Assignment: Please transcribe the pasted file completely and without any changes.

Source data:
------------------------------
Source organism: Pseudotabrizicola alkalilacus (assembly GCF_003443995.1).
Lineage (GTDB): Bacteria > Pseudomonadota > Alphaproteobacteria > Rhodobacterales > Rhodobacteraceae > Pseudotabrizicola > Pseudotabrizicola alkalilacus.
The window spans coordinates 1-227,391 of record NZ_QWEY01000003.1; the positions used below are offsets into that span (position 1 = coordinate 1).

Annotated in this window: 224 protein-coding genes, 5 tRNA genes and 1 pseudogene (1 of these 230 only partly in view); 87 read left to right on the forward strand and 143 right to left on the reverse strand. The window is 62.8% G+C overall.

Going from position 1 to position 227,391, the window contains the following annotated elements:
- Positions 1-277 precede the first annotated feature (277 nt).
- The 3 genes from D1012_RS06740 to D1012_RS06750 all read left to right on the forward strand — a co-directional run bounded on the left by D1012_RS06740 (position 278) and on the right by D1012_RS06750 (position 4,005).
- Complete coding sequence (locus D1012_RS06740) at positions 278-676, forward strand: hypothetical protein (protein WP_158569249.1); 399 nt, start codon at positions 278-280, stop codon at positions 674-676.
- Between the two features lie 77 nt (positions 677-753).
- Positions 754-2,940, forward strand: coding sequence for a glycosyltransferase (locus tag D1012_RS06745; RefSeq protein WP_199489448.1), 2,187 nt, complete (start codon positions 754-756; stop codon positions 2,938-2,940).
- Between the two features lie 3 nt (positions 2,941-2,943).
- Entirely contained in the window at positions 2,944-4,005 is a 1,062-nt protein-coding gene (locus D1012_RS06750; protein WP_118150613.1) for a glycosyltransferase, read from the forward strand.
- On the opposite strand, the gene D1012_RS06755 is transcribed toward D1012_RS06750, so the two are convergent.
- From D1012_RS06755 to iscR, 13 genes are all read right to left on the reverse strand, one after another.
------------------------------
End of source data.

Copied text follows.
Source organism: Pseudotabrizicola alkalilacus (assembly GCF_003443995.1).
Lineage (GTDB): Bacteria > Pseudomonadota > Alphaproteobacteria > Rhodobacterales > Rhodobacteraceae > Pseudotabrizicola > Pseudotabrizicola alkalilacus.
The window spans coordinates 1-227,391 of record NZ_QWEY01000003.1; the positions used below are offsets into that span (position 1 = coordinate 1).

Annotated in this window: 224 protein-coding genes, 5 tRNA genes and 1 pseudogene (1 of these 230 only partly in view); 87 read left to right on the forward strand and 143 right to left on the reverse strand. The window is 62.8% G+C overall.

Going from position 1 to position 227,391, the window contains the following annotated elements:
- Positions 1-277 precede the first annotated feature (277 nt).
- The 3 genes from D1012_RS06740 to D1012_RS06750 all read left to right on the forward strand — a co-directional run bounded on the left by D1012_RS06740 (position 278) and on the right by D1012_RS06750 (position 4,005).
- Complete coding sequence (locus D1012_RS06740) at positions 278-676, forward strand: hypothetical protein (protein WP_158569249.1); 399 nt, start codon at positions 278-280, stop codon at positions 674-676.
- Between the two features lie 77 nt (positions 677-753).
- Positions 754-2,940, forward strand: coding sequence for a glycosyltransferase (locus tag D1012_RS06745; RefSeq protein WP_199489448.1), 2,187 nt, complete (start codon positions 754-756; stop codon positions 2,938-2,940).
- Between the two features lie 3 nt (positions 2,941-2,943).
- Entirely contained in the window at positions 2,944-4,005 is a 1,062-nt protein-coding gene (locus D1012_RS06750; protein WP_118150613.1) for a glycosyltransferase, read from the forward strand.
- On the opposite strand, the gene D1012_RS06755 is transcribed toward D1012_RS06750, so the two are convergent.
- From D1012_RS06755 to iscR, 13 genes are all read right to left on the reverse strand, one after another.